In 1765 at the age of 8, William Blake saw his first vision while walking on Peckham Rye. ‘A tree filled with angels, bright angelic wings bespangling every bough like stars.’
In collaboration with the Blake Society and the Forestry Commission, I saved an oak sapling from the eroding margins of England and transplanted it to Peckham Rye to help contemplate Angels in an energetic urban location.
It struck me that Blake walked from Bond Street where he lived to Peckham at the age of 8. In 1765 Bond Street, was the edge of the city (it is now called the ‘West End’), and Peckham was a Surrey Village. He experienced an event of marginal rationality in the Rye. Today Peckham is home to a stimulating mix of different cultures, though it also suffers from significant economic exclusion. Its exciting and turbulent character couldn’t be more different to Poundbury for instance.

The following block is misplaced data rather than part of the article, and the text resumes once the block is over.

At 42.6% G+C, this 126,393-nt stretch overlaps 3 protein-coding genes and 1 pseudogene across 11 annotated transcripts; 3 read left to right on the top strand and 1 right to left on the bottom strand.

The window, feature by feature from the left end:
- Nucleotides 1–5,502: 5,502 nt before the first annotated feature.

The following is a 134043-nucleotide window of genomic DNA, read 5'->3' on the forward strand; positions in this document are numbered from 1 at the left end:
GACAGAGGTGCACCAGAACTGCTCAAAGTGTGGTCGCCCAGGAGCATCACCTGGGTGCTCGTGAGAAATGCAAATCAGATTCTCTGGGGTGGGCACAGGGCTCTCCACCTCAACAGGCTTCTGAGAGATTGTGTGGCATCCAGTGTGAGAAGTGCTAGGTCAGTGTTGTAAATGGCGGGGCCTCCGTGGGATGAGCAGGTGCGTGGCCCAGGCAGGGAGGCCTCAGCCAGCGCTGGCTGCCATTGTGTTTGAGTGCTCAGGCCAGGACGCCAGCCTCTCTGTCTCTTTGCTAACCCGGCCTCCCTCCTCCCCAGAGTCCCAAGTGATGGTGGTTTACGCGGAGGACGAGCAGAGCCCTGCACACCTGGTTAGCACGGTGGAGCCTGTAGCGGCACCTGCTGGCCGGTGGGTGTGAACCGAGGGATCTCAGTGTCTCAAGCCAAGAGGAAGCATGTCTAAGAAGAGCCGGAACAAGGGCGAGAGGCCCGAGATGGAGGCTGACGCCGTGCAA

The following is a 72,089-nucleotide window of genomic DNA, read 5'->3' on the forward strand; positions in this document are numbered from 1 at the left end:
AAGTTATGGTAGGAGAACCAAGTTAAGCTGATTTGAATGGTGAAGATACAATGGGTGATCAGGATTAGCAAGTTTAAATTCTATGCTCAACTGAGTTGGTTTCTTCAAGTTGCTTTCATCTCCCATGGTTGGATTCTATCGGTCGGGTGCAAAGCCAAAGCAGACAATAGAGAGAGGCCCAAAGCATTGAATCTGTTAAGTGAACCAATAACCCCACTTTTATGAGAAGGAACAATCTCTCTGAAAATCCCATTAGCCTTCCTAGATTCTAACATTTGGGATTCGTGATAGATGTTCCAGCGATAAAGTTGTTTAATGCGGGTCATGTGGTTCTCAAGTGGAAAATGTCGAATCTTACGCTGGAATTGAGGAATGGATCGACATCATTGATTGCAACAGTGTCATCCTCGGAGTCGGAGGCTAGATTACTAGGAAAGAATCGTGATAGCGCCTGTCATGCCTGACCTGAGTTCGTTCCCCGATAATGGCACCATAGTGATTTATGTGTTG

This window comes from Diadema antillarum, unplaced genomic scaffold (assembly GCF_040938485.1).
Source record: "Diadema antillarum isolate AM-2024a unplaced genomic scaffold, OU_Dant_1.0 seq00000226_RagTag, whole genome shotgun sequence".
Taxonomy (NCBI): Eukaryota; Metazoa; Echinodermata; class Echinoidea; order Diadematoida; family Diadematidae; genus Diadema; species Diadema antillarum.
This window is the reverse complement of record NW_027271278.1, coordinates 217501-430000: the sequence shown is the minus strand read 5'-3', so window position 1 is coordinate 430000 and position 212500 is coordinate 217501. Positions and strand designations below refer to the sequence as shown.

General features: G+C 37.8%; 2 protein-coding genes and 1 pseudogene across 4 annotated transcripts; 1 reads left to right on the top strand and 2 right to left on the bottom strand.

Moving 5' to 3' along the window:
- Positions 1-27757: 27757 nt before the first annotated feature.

This tree overlayed an additional margin onto the site, in the hope that such overlap might allow the connection between different types of perception.
“I have been very near the Gates of Death & have returned very weak & an Old Man feeble & tottering, but not in Spirit & Life, not in The Real Man The Imagination which Liveth for Ever. In that I am stronger & stronger as this Foolish Body decays.”
Letter to George Cumberland, April 12, 1827.
Replanting tree from edge of England at site where Blake saw angels in an oak tree
This marginal act saved the tree, but only just; it died back completely. Yet when last checked there was new growth.